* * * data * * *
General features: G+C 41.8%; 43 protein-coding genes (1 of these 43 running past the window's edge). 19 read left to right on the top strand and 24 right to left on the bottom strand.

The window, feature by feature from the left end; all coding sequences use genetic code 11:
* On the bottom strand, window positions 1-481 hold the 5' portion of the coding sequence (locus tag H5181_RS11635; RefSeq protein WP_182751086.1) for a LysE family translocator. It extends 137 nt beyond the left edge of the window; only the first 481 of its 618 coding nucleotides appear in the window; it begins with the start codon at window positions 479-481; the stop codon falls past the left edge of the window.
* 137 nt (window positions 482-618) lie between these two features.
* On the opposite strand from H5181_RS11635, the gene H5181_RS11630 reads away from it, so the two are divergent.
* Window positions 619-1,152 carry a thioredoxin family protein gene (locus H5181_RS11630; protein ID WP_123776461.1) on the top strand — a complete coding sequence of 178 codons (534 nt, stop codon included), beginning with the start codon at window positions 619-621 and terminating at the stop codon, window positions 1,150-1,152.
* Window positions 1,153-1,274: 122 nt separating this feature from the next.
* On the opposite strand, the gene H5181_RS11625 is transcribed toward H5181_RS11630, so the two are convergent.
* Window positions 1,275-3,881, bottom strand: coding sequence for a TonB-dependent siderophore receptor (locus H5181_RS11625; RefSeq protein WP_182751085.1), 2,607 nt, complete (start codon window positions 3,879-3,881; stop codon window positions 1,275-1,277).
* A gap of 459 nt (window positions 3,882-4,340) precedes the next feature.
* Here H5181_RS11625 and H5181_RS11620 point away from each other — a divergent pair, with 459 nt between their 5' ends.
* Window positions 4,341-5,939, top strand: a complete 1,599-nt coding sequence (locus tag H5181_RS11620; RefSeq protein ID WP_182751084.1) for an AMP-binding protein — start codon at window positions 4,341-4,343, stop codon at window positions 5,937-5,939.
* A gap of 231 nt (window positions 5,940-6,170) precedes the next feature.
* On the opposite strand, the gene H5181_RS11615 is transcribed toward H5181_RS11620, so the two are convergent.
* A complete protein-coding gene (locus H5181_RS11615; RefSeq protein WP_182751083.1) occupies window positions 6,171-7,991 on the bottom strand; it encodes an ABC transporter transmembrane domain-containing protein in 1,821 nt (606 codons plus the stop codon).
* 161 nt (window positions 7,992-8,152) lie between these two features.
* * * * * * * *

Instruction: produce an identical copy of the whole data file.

General features: G+C 41.8%; 43 protein-coding genes (1 of these 43 running past the window's edge). 19 read left to right on the top strand and 24 right to left on the bottom strand.

The window, feature by feature from the left end; all coding sequences use genetic code 11:
* On the bottom strand, window positions 1-481 hold the 5' portion of the coding sequence (locus tag H5181_RS11635; RefSeq protein WP_182751086.1) for a LysE family translocator. It extends 137 nt beyond the left edge of the window; only the first 481 of its 618 coding nucleotides appear in the window; it begins with the start codon at window positions 479-481; the stop codon falls past the left edge of the window.
* 137 nt (window positions 482-618) lie between these two features.
* On the opposite strand from H5181_RS11635, the gene H5181_RS11630 reads away from it, so the two are divergent.
* Window positions 619-1,152 carry a thioredoxin family protein gene (locus H5181_RS11630; protein ID WP_123776461.1) on the top strand — a complete coding sequence of 178 codons (534 nt, stop codon included), beginning with the start codon at window positions 619-621 and terminating at the stop codon, window positions 1,150-1,152.
* Window positions 1,153-1,274: 122 nt separating this feature from the next.
* On the opposite strand, the gene H5181_RS11625 is transcribed toward H5181_RS11630, so the two are convergent.
* Window positions 1,275-3,881, bottom strand: coding sequence for a TonB-dependent siderophore receptor (locus H5181_RS11625; RefSeq protein WP_182751085.1), 2,607 nt, complete (start codon window positions 3,879-3,881; stop codon window positions 1,275-1,277).
* A gap of 459 nt (window positions 3,882-4,340) precedes the next feature.
* Here H5181_RS11625 and H5181_RS11620 point away from each other — a divergent pair, with 459 nt between their 5' ends.
* Window positions 4,341-5,939, top strand: a complete 1,599-nt coding sequence (locus tag H5181_RS11620; RefSeq protein ID WP_182751084.1) for an AMP-binding protein — start codon at window positions 4,341-4,343, stop codon at window positions 5,937-5,939.
* A gap of 231 nt (window positions 5,940-6,170) precedes the next feature.
* On the opposite strand, the gene H5181_RS11615 is transcribed toward H5181_RS11620, so the two are convergent.
* A complete protein-coding gene (locus H5181_RS11615; RefSeq protein WP_182751083.1) occupies window positions 6,171-7,991 on the bottom strand; it encodes an ABC transporter transmembrane domain-containing protein in 1,821 nt (606 codons plus the stop codon).
* 161 nt (window positions 7,992-8,152) lie between these two features.